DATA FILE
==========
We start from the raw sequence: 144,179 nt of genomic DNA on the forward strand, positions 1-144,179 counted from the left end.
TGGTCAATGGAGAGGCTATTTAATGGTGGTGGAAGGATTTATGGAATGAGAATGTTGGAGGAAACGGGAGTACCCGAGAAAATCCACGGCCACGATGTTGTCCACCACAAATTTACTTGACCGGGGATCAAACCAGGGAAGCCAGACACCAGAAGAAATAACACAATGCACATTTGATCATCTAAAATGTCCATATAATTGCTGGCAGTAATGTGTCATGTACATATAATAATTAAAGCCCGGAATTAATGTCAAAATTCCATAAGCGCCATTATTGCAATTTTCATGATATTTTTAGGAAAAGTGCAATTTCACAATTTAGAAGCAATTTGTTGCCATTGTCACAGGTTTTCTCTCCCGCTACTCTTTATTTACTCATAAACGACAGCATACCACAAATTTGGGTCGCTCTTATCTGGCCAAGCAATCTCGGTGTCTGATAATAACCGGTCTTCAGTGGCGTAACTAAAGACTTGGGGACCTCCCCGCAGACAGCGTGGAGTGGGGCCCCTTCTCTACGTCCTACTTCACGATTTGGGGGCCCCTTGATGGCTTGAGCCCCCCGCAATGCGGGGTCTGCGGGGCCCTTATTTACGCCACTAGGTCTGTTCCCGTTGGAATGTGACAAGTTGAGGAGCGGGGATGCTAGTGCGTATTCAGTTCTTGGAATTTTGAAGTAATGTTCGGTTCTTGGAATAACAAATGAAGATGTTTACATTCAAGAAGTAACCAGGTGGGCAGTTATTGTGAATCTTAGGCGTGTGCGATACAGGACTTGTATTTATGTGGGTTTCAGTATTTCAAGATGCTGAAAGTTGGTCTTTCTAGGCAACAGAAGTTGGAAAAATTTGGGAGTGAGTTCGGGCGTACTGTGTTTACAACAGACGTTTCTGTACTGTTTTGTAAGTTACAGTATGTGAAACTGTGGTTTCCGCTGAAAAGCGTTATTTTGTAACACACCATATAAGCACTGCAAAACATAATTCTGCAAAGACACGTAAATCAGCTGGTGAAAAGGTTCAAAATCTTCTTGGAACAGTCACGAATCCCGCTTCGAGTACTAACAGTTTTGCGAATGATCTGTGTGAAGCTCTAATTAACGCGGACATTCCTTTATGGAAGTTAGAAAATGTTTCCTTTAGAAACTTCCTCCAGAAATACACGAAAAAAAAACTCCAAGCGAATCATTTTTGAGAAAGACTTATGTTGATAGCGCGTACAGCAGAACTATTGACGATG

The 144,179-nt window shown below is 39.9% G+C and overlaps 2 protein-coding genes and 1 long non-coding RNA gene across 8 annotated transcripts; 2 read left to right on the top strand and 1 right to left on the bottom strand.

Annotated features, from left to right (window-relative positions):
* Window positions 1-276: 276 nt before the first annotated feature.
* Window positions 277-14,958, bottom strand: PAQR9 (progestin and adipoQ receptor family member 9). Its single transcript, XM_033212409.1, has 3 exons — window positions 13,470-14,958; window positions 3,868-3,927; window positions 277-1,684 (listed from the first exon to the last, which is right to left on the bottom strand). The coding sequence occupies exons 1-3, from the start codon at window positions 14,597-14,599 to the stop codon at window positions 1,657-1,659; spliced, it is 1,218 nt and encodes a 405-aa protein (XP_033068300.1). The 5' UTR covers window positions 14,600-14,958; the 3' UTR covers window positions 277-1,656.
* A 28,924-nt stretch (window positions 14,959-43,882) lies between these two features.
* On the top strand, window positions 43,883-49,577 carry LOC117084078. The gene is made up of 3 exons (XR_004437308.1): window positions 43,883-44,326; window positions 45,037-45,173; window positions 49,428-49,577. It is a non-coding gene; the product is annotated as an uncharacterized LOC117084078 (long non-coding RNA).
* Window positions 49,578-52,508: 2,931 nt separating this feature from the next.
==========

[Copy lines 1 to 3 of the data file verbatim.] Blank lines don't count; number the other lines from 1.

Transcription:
We start from the raw sequence: 144,179 nt of genomic DNA on the forward strand, positions 1-144,179 counted from the left end.
TGGTCAATGGAGAGGCTATTTAATGGTGGTGGAAGGATTTATGGAATGAGAATGTTGGAGGAAACGGGAGTACCCGAGAAAATCCACGGCCACGATGTTGTCCACCACAAATTTACTTGACCGGGGATCAAACCAGGGAAGCCAGACACCAGAAGAAATAACACAATGCACATTTGATCATCTAAAATGTCCATATAATTGCTGGCAGTAATGTGTCATGTACATATAATAATTAAAGCCCGGAATTAATGTCAAAATTCCATAAGCGCCATTATTGCAATTTTCATGATATTTTTAGGAAAAGTGCAATTTCACAATTTAGAAGCAATTTGTTGCCATTGTCACAGGTTTTCTCTCCCGCTACTCTTTATTTACTCATAAACGACAGCATACCACAAATTTGGGTCGCTCTTATCTGGCCAAGCAATCTCGGTGTCTGATAATAACCGGTCTTCAGTGGCGTAACTAAAGACTTGGGGACCTCCCCGCAGACAGCGTGGAGTGGGGCCCCTTCTCTACGTCCTACTTCACGATTTGGGGGCCCCTTGATGGCTTGAGCCCCCCGCAATGCGGGGTCTGCGGGGCCCTTATTTACGCCACTAGGTCTGTTCCCGTTGGAATGTGACAAGTTGAGGAGCGGGGATGCTAGTGCGTATTCAGTTCTTGGAATTTTGAAGTAATGTTCGGTTCTTGGAATAACAAATGAAGATGTTTACATTCAAGAAGTAACCAGGTGGGCAGTTATTGTGAATCTTAGGCGTGTGCGATACAGGACTTGTATTTATGTGGGTTTCAGTATTTCAAGATGCTGAAAGTTGGTCTTTCTAGGCAACAGAAGTTGGAAAAATTTGGGAGTGAGTTCGGGCGTACTGTGTTTACAACAGACGTTTCTGTACTGTTTTGTAAGTTACAGTATGTGAAACTGTGGTTTCCGCTGAAAAGCGTTATTTTGTAACACACCATATAAGCACTGCAAAACATAATTCTGCAAAGACACGTAAATCAGCTGGTGAAAAGGTTCAAAATCTTCTTGGAACAGTCACGAATCCCGCTTCGAGTACTAACAGTTTTGCGAATGATCTGTGTGAAGCTCTAATTAACGCGGACATTCCTTTATGGAAGTTAGAAAATGTTTCCTTTAGAAACTTCCTCCAGAAATACACGAAAAAAAAACTCCAAGCGAATCATTTTTGAGAAAGACTTATGTTGATAGCGCGTACAGCAGAACTATTGACGATG

The 144,179-nt window shown below is 39.9% G+C and overlaps 2 protein-coding genes and 1 long non-coding RNA gene across 8 annotated transcripts; 2 read left to right on the top strand and 1 right to left on the bottom strand.